Joy Hagg, of Hideaway, lost her husband, A.L. Hagg, a little more than a year ago, but she had a chance Friday to honor him and other members of the American military.
“He was a fighter pilot in World War II and Korea,” she said of her husband. “He was 19 when he flew his first mission on D-Day. … He always talked about his missions, flying up and down the beach at Normandy. I’m just so proud of his service”Event organizer and Life Enrichment Specialist Linda Reed said it’s important each year to pause and reflect on the important roles veterans past and present play in our lives.
“Our perimeter is covered very well today with the history of all of you,” she said. “I appreciate that very much, as a citizen and as a veteran.”
A few rows up from Mrs. Hagg, Arp dad Micheal Hitt was thinking about his two sons, Army Sgt. Chad Allan Hitt and pilot Christopher Reed Hitt.
Chad, married with a month-old daughter, had three deployments to Afghanistan; Chris served four years in the Navy before joining the Army.
“They are both my heroes,” the elder Hitt said. “There are not a lot of daddies who can say their children are their heroes, but I can. You talk to them both and they say the same thing — ‘It’s my job.’”
Hitt and wife, Kelly, were presented Friday with the Blue Star Flag, a special banner for parents whose children are serving in the military, presented by American Legion Post 474 Commander Steve Faught.
Friday’s gathering included an American Legion presentation of a prisoner of war chair cover and wreath of honor.
Keynote speaker Army Gen. James “Red” Brown said he had been in Mississippi the day before for a midnight sendoff of about 350 young men and women to Afghanistan.
“Every generation has a responsibility to defend our freedom, and there are a great number from Texas continuing to volunteer,” Brown said. “They are serving you very well, across the land, across the world.”To the veterans present Friday, he said, “We are blessed by your service.”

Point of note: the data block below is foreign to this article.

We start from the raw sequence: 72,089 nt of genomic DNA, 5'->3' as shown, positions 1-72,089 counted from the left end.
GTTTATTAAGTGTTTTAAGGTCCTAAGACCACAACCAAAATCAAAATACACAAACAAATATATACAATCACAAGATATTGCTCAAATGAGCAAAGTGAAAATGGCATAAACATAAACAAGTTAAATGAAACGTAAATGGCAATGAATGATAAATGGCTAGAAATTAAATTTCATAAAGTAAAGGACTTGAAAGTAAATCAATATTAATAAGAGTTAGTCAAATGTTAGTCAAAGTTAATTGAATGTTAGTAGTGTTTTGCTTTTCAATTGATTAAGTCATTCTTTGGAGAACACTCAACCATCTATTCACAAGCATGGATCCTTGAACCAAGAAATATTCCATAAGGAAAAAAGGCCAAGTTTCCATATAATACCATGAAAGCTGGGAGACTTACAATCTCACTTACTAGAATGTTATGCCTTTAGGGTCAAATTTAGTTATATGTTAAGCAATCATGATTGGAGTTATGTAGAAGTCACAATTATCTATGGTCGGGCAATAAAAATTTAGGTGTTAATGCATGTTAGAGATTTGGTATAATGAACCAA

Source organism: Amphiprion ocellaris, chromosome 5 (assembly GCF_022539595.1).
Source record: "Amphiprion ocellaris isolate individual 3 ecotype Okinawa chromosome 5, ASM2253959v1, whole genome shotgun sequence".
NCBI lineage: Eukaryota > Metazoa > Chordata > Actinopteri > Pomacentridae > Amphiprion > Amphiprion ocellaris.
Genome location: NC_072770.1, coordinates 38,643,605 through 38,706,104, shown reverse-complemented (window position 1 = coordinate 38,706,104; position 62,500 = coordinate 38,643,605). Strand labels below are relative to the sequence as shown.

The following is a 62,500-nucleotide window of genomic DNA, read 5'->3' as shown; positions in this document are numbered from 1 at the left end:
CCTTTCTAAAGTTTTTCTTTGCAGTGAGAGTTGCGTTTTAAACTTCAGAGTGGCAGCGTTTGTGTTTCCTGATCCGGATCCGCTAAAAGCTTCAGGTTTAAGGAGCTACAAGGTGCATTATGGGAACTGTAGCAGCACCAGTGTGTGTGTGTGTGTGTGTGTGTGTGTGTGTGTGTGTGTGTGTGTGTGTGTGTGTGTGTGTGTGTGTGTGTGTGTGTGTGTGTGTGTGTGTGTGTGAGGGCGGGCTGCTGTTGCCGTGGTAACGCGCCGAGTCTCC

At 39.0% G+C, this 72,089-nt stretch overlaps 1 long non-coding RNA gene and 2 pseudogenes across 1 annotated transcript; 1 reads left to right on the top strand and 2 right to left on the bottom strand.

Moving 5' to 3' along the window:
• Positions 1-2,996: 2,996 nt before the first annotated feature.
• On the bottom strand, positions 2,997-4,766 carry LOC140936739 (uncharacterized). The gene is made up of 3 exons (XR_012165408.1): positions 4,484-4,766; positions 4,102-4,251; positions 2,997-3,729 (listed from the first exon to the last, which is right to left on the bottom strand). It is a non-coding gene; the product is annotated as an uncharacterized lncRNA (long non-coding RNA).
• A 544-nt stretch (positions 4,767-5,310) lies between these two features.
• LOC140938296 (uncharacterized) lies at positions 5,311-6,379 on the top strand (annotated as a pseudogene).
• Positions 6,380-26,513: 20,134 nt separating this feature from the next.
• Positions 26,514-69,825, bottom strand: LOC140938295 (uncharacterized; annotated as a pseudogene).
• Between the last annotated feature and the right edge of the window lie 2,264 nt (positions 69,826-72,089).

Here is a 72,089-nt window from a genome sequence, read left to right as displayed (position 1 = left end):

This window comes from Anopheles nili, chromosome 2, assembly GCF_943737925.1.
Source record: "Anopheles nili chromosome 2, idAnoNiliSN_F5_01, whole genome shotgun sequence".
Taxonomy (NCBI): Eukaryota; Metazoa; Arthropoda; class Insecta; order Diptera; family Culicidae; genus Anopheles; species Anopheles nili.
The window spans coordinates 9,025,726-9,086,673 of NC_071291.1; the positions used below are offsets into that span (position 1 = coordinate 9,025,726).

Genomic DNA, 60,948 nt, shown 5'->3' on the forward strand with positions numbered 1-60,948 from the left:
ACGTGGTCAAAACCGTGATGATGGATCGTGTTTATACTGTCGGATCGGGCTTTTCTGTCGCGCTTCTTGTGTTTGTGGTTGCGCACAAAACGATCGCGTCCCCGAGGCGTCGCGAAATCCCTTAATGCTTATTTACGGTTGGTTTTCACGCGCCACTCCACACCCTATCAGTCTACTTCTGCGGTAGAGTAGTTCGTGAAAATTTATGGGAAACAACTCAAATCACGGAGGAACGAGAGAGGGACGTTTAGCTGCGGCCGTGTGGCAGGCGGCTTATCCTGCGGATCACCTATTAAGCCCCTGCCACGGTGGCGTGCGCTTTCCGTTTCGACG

Veterans of each branch of the military were honored with cheers and applause.
Audience member Sgt. Dennis Hunter, who completed three tours of duty in Afghanistan, was recognized with enthusiastic clapping.
State officials also took note of the occasion, the first of what will likely be many ceremonies in the new facility that welcomed its first resident in February.
U.S. Rep. Louie Gohmert, R-Tyler; U.S. Sen. John Cornyn, R-Texas; and Texas General Land Office Commissioner Jerry Patterson sent letters of appreciation.
Special guests included members of the International ALERT Academy and John Tyler High School Jr. ROTC Cadets.
Chaplain Randy Parker said he recently lost his father, a veteran of World War II and Korea.
“Today we have the least number of veterans we’ve ever had in this country, about 21 million,” he said. “We sincerely appreciate their selflessness and sacrifice.”
Mrs. Hagg, a longtime member of the Daughters of the American Revolution, agreed.
She and other group members helped create a special memory garden for the veterans’ home, a place for gathering and reflecting.
Upon her Friday return, she found benefit and comfort in the efforts.
“I’m happy to have been a part of it,” she said.